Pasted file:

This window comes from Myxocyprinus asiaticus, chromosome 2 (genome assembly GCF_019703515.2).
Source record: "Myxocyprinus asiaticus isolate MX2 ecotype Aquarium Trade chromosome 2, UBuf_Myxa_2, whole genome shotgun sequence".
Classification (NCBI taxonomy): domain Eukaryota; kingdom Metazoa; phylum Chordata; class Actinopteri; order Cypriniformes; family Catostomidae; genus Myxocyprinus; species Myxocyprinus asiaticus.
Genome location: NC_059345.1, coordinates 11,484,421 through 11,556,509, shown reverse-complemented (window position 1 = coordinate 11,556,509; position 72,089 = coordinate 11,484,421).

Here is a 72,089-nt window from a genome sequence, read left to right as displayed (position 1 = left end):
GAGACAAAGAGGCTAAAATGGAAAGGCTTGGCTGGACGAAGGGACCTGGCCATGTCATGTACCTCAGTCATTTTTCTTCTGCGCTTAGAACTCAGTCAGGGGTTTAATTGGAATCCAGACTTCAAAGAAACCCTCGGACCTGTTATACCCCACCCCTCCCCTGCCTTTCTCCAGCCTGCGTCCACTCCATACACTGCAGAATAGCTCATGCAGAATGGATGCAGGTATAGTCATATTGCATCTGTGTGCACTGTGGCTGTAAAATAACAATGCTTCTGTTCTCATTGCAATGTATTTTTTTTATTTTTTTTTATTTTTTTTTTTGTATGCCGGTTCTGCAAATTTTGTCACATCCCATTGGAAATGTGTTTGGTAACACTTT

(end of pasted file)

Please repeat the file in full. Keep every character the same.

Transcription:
This window comes from Myxocyprinus asiaticus, chromosome 2 (genome assembly GCF_019703515.2).
Source record: "Myxocyprinus asiaticus isolate MX2 ecotype Aquarium Trade chromosome 2, UBuf_Myxa_2, whole genome shotgun sequence".
Classification (NCBI taxonomy): domain Eukaryota; kingdom Metazoa; phylum Chordata; class Actinopteri; order Cypriniformes; family Catostomidae; genus Myxocyprinus; species Myxocyprinus asiaticus.
Genome location: NC_059345.1, coordinates 11,484,421 through 11,556,509, shown reverse-complemented (window position 1 = coordinate 11,556,509; position 72,089 = coordinate 11,484,421).

Here is a 72,089-nt window from a genome sequence, read left to right as displayed (position 1 = left end):
GAGACAAAGAGGCTAAAATGGAAAGGCTTGGCTGGACGAAGGGACCTGGCCATGTCATGTACCTCAGTCATTTTTCTTCTGCGCTTAGAACTCAGTCAGGGGTTTAATTGGAATCCAGACTTCAAAGAAACCCTCGGACCTGTTATACCCCACCCCTCCCCTGCCTTTCTCCAGCCTGCGTCCACTCCATACACTGCAGAATAGCTCATGCAGAATGGATGCAGGTATAGTCATATTGCATCTGTGTGCACTGTGGCTGTAAAATAACAATGCTTCTGTTCTCATTGCAATGTATTTTTTTTATTTTTTTTTATTTTTTTTTTTGTATGCCGGTTCTGCAAATTTTGTCACATCCCATTGGAAATGTGTTTGGTAACACTTT